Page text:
Let’s start with the core skills. To be a successful PM, you’ll need to demonstrate competency (or competency potential) with the following skills, most of which are developed through work experience:

  • Conducting user testing and customer interviews
  • Managing teams and sticking to deadlines
  • Designing and running design sprints
  • Prioritizing features strategically
  • Conducting market assessments
  • Resource allocation skills
  • Translating business requirements into technical features
  • Defining and tracking performance/success metrics

Emotional Intelligence

A good PM will also need to demonstrate emotional intelligence in order to build strong relationships with their teams, maintain organization, and navigate hurdles effectively. Emotional intelligence is a hard thing to measure, but some base qualities include:

  • Social awareness and social finesse: being socially aware empathetic, and aware of how people organize
  • Effective communication: being able to convey ideas accurately and in a way that others understand
  • Self-awareness: remaining objective with a product and their preferences
  • Self-starter mentality: being calm under pressure and initiating changes without direct instruction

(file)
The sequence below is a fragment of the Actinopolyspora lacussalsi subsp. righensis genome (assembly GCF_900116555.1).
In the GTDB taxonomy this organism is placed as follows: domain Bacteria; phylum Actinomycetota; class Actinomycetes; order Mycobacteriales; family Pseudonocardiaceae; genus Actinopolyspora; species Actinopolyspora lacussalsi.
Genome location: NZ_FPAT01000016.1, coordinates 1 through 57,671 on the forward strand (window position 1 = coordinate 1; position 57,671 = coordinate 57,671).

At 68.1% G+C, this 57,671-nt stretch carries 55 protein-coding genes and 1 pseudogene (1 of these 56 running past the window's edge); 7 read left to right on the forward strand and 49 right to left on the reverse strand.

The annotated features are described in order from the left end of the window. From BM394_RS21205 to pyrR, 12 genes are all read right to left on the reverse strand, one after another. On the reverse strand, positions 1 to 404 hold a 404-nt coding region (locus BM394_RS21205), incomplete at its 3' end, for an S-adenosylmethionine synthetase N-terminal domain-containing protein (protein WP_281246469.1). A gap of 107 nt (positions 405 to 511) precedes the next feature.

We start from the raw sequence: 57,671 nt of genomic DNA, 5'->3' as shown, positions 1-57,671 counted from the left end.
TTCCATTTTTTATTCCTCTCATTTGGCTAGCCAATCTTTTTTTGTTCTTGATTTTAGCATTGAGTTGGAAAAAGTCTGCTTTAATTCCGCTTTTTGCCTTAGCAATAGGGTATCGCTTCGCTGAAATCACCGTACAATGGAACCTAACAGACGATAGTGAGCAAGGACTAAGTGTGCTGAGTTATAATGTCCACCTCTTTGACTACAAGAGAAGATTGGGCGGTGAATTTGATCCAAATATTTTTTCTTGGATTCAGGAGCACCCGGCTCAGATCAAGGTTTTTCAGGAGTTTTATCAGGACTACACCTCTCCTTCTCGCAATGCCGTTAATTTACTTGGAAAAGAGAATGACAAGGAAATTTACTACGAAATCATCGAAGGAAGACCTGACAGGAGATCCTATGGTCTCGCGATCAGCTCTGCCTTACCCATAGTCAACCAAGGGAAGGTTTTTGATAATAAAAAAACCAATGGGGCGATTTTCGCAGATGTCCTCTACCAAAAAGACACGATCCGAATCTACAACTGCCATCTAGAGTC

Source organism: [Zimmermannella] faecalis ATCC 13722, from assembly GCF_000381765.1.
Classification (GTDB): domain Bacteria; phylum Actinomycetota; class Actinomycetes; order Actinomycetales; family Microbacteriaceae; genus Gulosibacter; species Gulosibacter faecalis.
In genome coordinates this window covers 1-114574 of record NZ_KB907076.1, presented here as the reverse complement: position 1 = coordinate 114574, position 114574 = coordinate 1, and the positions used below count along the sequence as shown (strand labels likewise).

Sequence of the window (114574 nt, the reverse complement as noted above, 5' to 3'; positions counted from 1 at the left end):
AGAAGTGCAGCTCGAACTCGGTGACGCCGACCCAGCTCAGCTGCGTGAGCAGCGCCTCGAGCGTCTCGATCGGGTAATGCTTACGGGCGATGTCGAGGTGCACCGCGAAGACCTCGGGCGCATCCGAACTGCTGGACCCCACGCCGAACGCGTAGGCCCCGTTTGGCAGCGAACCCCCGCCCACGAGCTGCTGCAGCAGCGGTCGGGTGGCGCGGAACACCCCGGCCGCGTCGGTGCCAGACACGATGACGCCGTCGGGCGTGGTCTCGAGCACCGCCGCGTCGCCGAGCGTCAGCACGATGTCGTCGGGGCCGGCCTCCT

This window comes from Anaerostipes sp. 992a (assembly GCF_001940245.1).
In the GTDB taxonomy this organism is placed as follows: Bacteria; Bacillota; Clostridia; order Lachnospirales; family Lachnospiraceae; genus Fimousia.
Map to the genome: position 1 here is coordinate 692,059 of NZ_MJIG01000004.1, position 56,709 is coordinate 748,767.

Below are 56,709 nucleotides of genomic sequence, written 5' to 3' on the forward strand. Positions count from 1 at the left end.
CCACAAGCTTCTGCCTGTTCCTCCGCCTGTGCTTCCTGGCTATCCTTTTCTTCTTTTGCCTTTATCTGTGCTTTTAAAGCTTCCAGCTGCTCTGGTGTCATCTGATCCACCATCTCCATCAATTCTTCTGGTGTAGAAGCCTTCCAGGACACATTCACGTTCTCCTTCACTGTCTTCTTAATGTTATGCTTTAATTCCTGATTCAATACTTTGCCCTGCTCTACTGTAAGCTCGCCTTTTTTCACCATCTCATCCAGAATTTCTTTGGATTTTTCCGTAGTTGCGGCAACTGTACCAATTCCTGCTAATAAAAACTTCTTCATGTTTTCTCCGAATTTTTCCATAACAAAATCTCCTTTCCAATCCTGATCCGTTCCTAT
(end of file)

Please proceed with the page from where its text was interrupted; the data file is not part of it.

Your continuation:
Keep the learning going.

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Lean Product Management


Company fit

In terms of being a solid fit for a company, PMs need to demonstrate that they can work effectively in a specific organization. Even if you are highly skilled, you may not work well with certain culture or organizational structures. It’s important to understand what a company is looking for, such as:

  • Company stage and age: startups will look for different skillsets than a mature one, which will change your level of involvement.
  • Technical skills: different companies will look for experience with relevant technologies to their products. This will dictate what roles you can apply to.
  • Hierarchy: some companies have a lax, open environment, while others have rigid structures. This will dictate the values they expect a PM to have.
  • Company philosophy: some companies organize by the philosophy that engineering drives management, while others think the opposite. This will dictate the managerial approach they are looking for.

Career Path #1: MBA program

Many PMs start their career path by completing an MBA program. A common track is to:

  1. Accrue 3-5 years of professional experience in a related industry, such as software engineering
  2. Complete an MBA program (sometimes part-time while still working)
  3. Land a junior/assistant product management role